COLUMBIA — Film industry boosters urged state lawmakers on Tuesday to refrain from shouting "cut" when it comes to a tax credit program targeted for elimination in Missouri.
The $4.5 million annual program is among $220 million in incentives proposed for elimination by the state's Tax Credit Review Commission. The panel was created by Gov. Jay Nixon to find ways to reduce Missouri's array of income tax credits.
Members of the Missouri Motion Media Association said the commission underestimated the economic benefit of the state's film industry. They pointed to the recent success of Oscar-hopeful "Winter's Bone," which was filmed in southwest Missouri, and the George Clooney movie "Up in the Air," filmed in St. Louis.
"Without the state tax credits, we will have no film industry in Missouri," said Shawn McClaren, a Hallmark film producer based in Kansas City who travels internationally to oversee the greeting card company's family-friendly movies.
The tax credit commission recommended that the film industry's share be redirected to a new tax credit program that would encourage "angel" investments in early-stage, technology-based Missouri companies.
"This tax credit serves too narrow of an industry and fails to provide a positive return on investment to the state," the commission concluded last week. "There is currently no long-term opportunity for the location of production facilities for films in Missouri. Accordingly, the commission recommends that the credit be eliminated during the 2011 legislative session."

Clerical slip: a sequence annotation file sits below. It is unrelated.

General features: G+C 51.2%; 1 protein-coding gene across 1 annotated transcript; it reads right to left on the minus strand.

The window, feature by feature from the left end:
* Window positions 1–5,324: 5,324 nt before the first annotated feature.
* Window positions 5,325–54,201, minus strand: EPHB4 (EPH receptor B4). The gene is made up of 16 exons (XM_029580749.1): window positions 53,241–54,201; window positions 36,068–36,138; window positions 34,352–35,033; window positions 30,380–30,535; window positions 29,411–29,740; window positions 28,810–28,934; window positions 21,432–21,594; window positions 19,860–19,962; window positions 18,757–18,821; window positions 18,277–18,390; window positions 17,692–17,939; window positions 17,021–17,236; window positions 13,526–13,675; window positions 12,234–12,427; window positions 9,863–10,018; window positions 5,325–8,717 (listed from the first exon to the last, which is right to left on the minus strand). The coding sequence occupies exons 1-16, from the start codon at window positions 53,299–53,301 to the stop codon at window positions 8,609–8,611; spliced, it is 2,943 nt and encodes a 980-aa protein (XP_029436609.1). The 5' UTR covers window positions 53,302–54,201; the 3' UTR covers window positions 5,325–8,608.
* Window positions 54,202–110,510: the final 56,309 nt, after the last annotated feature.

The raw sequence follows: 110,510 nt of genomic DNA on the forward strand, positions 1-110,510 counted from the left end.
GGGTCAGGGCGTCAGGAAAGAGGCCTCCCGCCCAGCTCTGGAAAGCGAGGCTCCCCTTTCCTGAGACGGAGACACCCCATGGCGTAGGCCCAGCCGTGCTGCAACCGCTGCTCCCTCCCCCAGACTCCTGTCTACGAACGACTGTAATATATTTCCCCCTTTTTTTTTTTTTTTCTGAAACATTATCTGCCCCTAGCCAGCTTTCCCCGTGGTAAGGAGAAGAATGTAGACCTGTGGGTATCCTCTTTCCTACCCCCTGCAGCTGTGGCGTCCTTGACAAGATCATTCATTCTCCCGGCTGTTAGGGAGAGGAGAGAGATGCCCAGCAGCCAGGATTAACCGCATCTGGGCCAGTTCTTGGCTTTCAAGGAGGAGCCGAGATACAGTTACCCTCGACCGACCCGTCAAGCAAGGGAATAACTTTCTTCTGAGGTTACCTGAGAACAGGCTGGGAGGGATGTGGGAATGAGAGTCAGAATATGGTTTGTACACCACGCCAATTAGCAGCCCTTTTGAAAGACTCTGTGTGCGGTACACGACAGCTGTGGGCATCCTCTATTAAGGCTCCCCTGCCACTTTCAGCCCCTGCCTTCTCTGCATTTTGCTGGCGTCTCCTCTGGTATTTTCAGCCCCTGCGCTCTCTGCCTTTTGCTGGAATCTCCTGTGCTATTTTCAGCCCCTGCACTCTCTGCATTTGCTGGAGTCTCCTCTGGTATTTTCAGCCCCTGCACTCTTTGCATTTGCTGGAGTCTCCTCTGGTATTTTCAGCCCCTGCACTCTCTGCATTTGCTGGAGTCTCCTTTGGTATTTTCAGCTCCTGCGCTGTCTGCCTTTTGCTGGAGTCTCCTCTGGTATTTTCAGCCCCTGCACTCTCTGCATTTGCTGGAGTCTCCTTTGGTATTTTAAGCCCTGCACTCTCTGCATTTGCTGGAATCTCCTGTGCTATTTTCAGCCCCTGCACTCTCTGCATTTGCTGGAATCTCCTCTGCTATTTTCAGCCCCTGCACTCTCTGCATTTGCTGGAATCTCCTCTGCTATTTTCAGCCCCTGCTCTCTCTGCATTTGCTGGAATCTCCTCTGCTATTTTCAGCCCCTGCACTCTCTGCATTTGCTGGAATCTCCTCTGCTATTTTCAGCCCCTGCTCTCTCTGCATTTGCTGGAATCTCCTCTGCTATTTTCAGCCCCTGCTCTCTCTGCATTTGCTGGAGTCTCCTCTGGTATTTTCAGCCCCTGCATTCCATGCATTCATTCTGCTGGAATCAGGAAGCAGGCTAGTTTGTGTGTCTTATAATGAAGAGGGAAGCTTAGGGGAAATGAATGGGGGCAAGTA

Those recommendations will be considered by Missouri lawmakers in the upcoming legislative session.
Missouri was among the first states to offer tax credits to the movie industry, but its incentive program was quickly eclipsed. Other states such as Louisiana and New Mexico offer either higher caps on tax credits or have no limits at all.
Jerry Jones, who directs the state's film commission, said Missouri ranks 32nd among the 42 states that offer credits in terms of available fiscal relief. The state caps payments at $1.5 million per project — an amount that can be easily gobbled up by a single big-budget studio production.
The state panel relied on an economic impact formula that suggested a return of just pennies on the dollar, Jones said. That formula failed to take into account the transitory nature of film industry jobs. Unlike factory or high-tech workers, film production workers typically cobble together work from multiple bosses, he said.
"It's not an exact science," Jones said. "We haven't found a true way to estimate the economic impact of film. It's an industry that's very mobile, (where employees) don't work for the same employer year-round."
Sen. Kurt Schaefer, a Columbia Republican and a board member of the statewide industry group, opposes elimination of film industry tax credits.
"At a time when we're not only losing the jobs we have here but are also not attracting any new ones, it's a dangerous proposition to take off the table economic incentives that we know work," he said. "The message we're sending is that we're not going to be competitive with other states."
Missouri has 61 tax credit programs that last year waived $521 million in state income taxes, including $140 million set aside annually to renovate historic buildings.